Roman London - the London wall
These pages are based on a "Royal Commission On Historical Monuments 1834" - actually it is 1928; which is in the public domain.
(47) . Lower Thames Street (A). Under the frontage-line of No. 125 Lower Thames
Street and the adjoining pavement, a portion of the wall (Fig 18) was exposed in
1911. The wall rested on the ballast at a depth of 24 feet below the present
surface. "Large roughly-squared timbers, 12 feet long and about 8 inches square,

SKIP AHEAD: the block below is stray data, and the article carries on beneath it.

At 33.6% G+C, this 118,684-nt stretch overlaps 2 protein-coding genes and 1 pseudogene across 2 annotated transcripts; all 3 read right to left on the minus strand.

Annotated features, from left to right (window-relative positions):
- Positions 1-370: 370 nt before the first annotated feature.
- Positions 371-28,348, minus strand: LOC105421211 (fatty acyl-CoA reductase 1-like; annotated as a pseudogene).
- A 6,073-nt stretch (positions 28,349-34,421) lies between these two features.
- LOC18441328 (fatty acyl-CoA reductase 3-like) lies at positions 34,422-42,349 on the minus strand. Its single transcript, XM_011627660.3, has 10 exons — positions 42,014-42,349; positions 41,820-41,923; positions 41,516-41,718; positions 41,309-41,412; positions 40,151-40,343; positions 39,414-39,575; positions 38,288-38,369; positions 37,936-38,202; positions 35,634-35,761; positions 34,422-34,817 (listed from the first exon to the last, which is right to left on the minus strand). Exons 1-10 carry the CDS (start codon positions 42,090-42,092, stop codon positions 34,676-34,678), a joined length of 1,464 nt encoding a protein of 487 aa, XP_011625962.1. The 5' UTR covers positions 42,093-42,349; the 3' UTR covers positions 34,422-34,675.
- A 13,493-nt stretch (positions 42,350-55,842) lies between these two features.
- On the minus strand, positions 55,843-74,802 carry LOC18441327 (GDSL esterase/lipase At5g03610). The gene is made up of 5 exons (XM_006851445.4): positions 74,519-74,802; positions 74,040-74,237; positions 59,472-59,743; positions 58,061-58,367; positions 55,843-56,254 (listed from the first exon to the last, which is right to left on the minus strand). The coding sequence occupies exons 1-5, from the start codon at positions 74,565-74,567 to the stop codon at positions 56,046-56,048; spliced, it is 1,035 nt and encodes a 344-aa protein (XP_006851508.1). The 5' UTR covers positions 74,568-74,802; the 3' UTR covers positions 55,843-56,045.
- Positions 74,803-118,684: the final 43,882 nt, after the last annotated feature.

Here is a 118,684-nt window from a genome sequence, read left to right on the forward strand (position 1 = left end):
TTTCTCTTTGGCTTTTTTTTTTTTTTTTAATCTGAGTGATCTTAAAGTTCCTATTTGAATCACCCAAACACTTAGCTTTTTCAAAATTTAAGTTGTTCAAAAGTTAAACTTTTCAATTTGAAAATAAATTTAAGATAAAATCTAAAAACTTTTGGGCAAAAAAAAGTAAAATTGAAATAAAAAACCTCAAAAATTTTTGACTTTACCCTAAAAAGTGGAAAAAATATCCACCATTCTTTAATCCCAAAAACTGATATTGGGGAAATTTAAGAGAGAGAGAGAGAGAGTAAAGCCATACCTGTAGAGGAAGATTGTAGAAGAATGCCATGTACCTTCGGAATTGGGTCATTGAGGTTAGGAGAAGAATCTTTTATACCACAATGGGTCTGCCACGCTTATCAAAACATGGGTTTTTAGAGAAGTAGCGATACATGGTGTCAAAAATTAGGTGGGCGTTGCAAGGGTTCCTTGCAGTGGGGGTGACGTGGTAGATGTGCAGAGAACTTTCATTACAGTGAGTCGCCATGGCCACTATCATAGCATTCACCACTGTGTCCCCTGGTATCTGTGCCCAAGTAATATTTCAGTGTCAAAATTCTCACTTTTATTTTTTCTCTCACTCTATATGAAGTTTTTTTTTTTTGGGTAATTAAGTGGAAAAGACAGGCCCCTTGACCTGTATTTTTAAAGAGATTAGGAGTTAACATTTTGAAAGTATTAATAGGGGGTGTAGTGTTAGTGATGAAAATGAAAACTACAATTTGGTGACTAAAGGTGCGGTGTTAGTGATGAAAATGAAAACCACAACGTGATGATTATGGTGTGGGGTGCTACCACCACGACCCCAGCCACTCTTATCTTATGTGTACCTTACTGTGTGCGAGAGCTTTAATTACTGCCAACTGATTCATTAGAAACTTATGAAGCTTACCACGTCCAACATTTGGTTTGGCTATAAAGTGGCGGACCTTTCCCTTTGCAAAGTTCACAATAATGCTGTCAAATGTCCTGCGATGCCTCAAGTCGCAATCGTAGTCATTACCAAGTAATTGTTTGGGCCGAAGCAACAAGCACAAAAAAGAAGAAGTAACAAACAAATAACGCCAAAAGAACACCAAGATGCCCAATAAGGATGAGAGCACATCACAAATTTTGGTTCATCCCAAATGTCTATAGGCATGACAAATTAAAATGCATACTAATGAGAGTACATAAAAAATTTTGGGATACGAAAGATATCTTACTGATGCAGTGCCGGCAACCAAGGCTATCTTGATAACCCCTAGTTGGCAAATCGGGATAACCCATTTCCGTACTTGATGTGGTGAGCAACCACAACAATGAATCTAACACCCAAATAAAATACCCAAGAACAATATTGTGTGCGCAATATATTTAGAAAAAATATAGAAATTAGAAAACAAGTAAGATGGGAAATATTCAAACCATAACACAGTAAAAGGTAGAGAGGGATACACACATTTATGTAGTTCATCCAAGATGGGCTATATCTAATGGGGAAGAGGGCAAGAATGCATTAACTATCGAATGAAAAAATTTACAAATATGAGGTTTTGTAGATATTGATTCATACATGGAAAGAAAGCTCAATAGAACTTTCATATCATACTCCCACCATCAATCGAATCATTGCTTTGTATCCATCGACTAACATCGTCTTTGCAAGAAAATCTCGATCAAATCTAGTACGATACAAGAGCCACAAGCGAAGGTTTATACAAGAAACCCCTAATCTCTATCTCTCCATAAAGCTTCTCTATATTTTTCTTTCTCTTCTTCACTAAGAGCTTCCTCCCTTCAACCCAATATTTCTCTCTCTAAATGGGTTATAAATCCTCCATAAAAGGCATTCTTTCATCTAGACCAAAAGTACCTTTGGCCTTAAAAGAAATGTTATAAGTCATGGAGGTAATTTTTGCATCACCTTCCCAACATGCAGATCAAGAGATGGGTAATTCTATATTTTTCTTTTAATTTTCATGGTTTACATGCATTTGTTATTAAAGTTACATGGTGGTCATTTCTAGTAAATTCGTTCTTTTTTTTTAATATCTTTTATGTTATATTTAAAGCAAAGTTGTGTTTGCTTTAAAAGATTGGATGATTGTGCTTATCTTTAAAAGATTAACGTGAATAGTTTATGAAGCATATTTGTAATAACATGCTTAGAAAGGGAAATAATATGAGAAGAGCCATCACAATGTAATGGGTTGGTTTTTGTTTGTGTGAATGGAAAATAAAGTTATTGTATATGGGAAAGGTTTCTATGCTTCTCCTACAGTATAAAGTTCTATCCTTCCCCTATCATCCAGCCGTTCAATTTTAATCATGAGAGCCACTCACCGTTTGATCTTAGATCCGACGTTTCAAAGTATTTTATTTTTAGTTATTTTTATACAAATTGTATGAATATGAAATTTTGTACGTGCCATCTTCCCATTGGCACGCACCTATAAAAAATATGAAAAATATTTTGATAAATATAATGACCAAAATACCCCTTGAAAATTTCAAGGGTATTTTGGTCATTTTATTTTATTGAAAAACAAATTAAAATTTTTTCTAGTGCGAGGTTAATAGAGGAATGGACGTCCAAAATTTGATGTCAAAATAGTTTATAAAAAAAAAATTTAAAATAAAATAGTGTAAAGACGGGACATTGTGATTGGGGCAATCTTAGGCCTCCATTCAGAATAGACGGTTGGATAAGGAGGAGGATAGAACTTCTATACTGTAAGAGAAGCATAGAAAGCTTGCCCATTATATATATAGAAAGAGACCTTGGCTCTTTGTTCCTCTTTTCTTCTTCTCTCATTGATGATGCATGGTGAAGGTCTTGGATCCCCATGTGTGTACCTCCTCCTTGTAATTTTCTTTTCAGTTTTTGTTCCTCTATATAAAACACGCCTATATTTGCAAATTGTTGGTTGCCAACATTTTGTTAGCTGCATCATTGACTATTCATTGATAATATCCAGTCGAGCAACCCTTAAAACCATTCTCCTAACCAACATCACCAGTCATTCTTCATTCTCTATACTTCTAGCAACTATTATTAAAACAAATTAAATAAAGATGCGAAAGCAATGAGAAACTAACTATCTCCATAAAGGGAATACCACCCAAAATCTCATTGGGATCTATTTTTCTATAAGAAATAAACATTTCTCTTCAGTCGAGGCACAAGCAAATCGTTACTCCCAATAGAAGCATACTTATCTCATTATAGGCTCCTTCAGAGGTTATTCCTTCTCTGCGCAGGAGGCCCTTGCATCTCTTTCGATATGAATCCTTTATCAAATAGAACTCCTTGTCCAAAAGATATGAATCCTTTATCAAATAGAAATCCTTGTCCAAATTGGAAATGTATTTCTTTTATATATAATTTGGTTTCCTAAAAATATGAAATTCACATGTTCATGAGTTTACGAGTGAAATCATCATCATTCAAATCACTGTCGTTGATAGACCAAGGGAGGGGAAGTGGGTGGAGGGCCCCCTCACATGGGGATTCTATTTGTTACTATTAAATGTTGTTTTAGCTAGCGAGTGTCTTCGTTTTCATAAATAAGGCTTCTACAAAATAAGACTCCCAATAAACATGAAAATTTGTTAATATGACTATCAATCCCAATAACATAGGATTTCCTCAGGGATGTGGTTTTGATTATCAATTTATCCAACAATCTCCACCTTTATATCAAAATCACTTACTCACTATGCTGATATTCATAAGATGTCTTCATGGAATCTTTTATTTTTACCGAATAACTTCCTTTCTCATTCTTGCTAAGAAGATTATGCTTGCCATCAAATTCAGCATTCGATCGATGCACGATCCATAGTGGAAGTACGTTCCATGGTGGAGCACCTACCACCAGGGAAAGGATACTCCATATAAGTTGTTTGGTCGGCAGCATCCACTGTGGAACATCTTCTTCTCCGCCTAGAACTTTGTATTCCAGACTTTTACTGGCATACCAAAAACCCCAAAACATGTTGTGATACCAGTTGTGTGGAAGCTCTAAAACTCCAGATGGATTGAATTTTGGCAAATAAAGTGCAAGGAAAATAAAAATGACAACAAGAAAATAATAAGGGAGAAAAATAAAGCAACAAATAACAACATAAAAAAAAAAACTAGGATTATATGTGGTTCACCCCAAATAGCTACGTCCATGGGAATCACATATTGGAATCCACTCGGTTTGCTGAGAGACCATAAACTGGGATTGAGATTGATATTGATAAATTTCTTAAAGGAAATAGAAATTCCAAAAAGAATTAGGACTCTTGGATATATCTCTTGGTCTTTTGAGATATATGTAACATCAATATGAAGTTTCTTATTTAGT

were first laid on the top of the ballast, across the thickness of the wall,
these being held in position by pointed piles driven in at intervals. . . . On
these timbers were laid large irregular sandstones and rag-stones bedded in clay
and flints. Three layers of these stones showed on the face above which was a
bond of two (the drawing shows three) rows of yellow tiles.
Some chalk with other stone formed the core, the whole being cemented with red mortar. The total height of the masonry remaining was 3 feet and its width 10 feet. Some of the stones were apparently re-used though no moulded stone appeared in the small piece uncovered ”.